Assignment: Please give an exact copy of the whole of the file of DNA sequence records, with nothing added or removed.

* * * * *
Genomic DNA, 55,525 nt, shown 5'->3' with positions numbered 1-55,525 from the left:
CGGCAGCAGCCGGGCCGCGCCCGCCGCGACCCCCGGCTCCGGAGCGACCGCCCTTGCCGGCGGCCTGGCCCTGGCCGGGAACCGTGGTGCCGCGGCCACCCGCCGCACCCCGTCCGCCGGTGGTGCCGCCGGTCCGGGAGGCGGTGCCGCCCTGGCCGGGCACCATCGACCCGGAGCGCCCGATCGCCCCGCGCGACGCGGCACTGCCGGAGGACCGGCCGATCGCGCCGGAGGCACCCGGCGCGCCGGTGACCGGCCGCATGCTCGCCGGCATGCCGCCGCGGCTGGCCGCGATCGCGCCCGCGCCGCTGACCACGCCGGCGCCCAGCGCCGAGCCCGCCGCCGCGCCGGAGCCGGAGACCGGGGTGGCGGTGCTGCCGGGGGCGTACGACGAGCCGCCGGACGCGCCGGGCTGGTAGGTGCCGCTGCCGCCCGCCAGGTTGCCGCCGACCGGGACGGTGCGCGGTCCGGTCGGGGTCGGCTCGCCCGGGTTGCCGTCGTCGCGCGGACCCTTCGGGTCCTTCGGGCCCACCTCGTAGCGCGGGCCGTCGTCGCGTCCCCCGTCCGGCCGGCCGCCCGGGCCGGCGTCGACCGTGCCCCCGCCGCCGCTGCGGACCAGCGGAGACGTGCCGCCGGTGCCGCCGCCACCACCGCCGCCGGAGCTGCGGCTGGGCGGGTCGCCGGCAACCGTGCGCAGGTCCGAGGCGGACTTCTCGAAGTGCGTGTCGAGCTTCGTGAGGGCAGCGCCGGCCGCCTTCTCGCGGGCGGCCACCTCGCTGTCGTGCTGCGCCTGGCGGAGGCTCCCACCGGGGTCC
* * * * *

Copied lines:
Genomic DNA, 55,525 nt, shown 5'->3' with positions numbered 1-55,525 from the left:
CGGCAGCAGCCGGGCCGCGCCCGCCGCGACCCCCGGCTCCGGAGCGACCGCCCTTGCCGGCGGCCTGGCCCTGGCCGGGAACCGTGGTGCCGCGGCCACCCGCCGCACCCCGTCCGCCGGTGGTGCCGCCGGTCCGGGAGGCGGTGCCGCCCTGGCCGGGCACCATCGACCCGGAGCGCCCGATCGCCCCGCGCGACGCGGCACTGCCGGAGGACCGGCCGATCGCGCCGGAGGCACCCGGCGCGCCGGTGACCGGCCGCATGCTCGCCGGCATGCCGCCGCGGCTGGCCGCGATCGCGCCCGCGCCGCTGACCACGCCGGCGCCCAGCGCCGAGCCCGCCGCCGCGCCGGAGCCGGAGACCGGGGTGGCGGTGCTGCCGGGGGCGTACGACGAGCCGCCGGACGCGCCGGGCTGGTAGGTGCCGCTGCCGCCCGCCAGGTTGCCGCCGACCGGGACGGTGCGCGGTCCGGTCGGGGTCGGCTCGCCCGGGTTGCCGTCGTCGCGCGGACCCTTCGGGTCCTTCGGGCCCACCTCGTAGCGCGGGCCGTCGTCGCGTCCCCCGTCCGGCCGGCCGCCCGGGCCGGCGTCGACCGTGCCCCCGCCGCCGCTGCGGACCAGCGGAGACGTGCCGCCGGTGCCGCCGCCACCACCGCCGCCGGAGCTGCGGCTGGGCGGGTCGCCGGCAACCGTGCGCAGGTCCGAGGCGGACTTCTCGAAGTGCGTGTCGAGCTTCGTGAGGGCAGCGCCGGCCGCCTTCTCGCGGGCGGCCACCTCGCTGTCGTGCTGCGCCTGGCGGAGGCTCCCACCGGGGTCC